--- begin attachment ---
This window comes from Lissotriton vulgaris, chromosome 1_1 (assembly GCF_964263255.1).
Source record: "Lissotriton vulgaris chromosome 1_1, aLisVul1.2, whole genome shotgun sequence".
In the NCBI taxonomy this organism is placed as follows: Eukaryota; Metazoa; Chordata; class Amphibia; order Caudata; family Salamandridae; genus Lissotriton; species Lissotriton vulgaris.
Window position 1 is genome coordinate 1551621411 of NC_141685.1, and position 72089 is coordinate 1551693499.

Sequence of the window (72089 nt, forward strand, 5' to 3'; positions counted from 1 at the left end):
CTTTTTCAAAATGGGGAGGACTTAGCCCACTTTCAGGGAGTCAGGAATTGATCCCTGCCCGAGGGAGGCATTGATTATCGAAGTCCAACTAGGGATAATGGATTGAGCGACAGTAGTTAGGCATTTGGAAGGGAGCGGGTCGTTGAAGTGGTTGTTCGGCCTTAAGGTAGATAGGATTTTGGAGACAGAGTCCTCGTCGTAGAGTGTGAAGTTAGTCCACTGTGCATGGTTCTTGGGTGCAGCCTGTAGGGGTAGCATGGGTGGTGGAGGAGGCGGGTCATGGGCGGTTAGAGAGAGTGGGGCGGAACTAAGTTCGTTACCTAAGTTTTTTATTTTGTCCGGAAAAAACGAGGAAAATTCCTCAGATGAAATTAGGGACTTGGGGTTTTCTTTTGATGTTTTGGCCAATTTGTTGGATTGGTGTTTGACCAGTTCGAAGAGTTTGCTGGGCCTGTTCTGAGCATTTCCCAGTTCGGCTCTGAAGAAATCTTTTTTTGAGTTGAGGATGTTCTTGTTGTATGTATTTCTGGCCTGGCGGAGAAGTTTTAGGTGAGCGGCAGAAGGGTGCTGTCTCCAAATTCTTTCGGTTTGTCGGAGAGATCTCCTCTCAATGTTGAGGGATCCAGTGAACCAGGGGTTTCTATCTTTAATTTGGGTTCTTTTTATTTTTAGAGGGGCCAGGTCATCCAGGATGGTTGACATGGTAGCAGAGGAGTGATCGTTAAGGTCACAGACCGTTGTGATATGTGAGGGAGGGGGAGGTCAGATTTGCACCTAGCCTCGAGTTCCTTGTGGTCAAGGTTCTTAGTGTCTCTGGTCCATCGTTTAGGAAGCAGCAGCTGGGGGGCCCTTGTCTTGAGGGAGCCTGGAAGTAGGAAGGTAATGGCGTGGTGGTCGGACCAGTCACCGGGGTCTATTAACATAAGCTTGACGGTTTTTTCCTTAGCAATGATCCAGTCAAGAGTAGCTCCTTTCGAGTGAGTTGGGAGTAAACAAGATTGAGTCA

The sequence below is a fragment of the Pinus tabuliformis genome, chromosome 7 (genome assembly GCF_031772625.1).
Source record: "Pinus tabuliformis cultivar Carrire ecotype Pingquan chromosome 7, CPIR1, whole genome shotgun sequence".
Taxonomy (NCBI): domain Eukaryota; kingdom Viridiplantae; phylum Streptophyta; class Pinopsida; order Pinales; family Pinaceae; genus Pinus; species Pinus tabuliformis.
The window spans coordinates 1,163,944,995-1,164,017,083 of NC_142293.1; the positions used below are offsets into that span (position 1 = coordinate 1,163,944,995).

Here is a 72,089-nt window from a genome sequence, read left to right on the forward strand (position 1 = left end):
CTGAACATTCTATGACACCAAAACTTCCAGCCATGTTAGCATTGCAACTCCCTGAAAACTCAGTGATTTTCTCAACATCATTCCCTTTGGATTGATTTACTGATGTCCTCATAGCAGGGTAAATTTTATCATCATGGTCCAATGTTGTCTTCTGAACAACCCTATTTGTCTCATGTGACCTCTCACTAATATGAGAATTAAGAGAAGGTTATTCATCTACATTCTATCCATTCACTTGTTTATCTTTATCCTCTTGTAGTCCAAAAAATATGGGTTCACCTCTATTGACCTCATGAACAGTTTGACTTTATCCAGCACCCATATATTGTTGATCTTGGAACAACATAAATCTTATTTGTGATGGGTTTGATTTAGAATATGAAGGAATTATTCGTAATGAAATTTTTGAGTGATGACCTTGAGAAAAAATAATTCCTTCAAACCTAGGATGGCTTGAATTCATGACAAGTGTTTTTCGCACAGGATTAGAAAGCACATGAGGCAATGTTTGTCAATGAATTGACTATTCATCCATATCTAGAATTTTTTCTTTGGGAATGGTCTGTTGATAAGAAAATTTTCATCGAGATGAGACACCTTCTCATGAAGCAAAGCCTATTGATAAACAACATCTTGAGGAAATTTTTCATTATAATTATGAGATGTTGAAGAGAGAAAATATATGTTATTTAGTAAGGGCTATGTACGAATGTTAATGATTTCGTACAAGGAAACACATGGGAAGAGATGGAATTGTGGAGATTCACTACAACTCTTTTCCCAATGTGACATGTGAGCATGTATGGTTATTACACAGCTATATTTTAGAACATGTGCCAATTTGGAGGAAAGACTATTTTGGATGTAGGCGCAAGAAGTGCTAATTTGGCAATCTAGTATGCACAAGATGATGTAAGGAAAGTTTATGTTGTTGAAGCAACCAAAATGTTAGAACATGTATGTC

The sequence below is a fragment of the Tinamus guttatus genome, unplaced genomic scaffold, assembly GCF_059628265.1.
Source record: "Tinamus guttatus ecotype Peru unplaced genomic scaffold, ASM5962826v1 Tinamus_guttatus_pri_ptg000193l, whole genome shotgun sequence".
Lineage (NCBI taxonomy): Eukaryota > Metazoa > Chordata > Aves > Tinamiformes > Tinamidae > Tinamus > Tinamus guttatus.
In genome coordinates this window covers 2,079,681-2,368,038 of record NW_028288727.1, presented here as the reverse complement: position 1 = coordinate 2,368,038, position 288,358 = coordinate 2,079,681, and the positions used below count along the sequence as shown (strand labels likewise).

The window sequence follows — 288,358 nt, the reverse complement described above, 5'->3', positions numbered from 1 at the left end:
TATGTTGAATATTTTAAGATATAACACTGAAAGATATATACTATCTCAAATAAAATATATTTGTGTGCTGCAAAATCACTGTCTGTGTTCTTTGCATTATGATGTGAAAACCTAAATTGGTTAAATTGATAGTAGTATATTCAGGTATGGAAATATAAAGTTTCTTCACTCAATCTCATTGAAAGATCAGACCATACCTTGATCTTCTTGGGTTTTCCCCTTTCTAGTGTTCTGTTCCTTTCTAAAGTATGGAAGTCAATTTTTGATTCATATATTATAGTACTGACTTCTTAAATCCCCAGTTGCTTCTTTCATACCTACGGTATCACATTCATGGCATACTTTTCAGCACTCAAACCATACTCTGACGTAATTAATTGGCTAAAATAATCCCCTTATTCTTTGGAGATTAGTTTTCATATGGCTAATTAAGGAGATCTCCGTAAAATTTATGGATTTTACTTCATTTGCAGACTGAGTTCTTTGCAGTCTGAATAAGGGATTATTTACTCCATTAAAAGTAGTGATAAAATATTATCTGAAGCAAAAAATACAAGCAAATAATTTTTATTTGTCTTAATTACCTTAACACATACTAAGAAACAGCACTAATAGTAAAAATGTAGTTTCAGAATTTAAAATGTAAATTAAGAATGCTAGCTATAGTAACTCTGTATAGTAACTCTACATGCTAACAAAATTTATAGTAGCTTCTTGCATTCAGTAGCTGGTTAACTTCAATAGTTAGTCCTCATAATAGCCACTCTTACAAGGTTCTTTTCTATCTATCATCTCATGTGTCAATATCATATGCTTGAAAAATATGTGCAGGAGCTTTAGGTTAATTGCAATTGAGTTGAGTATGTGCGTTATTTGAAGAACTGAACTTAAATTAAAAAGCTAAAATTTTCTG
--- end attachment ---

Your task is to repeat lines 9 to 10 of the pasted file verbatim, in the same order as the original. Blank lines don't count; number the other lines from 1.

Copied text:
Taxonomy (NCBI): domain Eukaryota; kingdom Viridiplantae; phylum Streptophyta; class Pinopsida; order Pinales; family Pinaceae; genus Pinus; species Pinus tabuliformis.
The window spans coordinates 1,163,944,995-1,164,017,083 of NC_142293.1; the positions used below are offsets into that span (position 1 = coordinate 1,163,944,995).